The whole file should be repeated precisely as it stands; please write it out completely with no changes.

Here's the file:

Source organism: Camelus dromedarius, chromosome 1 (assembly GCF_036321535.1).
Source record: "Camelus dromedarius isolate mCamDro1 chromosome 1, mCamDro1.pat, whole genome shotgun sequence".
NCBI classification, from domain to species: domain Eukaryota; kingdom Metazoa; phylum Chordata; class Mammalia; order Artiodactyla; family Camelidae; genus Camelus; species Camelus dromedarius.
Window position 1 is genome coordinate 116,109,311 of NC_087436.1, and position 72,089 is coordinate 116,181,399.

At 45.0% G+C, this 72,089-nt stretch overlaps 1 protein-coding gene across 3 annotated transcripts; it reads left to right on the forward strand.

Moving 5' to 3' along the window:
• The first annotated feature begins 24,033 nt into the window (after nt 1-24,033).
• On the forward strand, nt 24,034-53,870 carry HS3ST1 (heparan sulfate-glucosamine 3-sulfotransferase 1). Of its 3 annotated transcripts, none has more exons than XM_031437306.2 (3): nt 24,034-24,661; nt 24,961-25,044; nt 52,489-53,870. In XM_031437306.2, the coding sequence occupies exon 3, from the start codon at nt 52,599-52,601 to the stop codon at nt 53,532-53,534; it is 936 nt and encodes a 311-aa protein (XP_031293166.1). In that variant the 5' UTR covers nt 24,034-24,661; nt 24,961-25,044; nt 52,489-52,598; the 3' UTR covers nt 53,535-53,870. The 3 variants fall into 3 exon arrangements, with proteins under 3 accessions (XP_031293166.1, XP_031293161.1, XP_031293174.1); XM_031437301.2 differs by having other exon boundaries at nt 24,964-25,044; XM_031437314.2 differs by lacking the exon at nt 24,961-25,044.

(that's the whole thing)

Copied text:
Source organism: Camelus dromedarius, chromosome 1 (assembly GCF_036321535.1).
Source record: "Camelus dromedarius isolate mCamDro1 chromosome 1, mCamDro1.pat, whole genome shotgun sequence".
NCBI classification, from domain to species: domain Eukaryota; kingdom Metazoa; phylum Chordata; class Mammalia; order Artiodactyla; family Camelidae; genus Camelus; species Camelus dromedarius.
Window position 1 is genome coordinate 116,109,311 of NC_087436.1, and position 72,089 is coordinate 116,181,399.

At 45.0% G+C, this 72,089-nt stretch overlaps 1 protein-coding gene across 3 annotated transcripts; it reads left to right on the forward strand.

Moving 5' to 3' along the window:
• The first annotated feature begins 24,033 nt into the window (after nt 1-24,033).
• On the forward strand, nt 24,034-53,870 carry HS3ST1 (heparan sulfate-glucosamine 3-sulfotransferase 1). Of its 3 annotated transcripts, none has more exons than XM_031437306.2 (3): nt 24,034-24,661; nt 24,961-25,044; nt 52,489-53,870. In XM_031437306.2, the coding sequence occupies exon 3, from the start codon at nt 52,599-52,601 to the stop codon at nt 53,532-53,534; it is 936 nt and encodes a 311-aa protein (XP_031293166.1). In that variant the 5' UTR covers nt 24,034-24,661; nt 24,961-25,044; nt 52,489-52,598; the 3' UTR covers nt 53,535-53,870. The 3 variants fall into 3 exon arrangements, with proteins under 3 accessions (XP_031293166.1, XP_031293161.1, XP_031293174.1); XM_031437301.2 differs by having other exon boundaries at nt 24,964-25,044; XM_031437314.2 differs by lacking the exon at nt 24,961-25,044.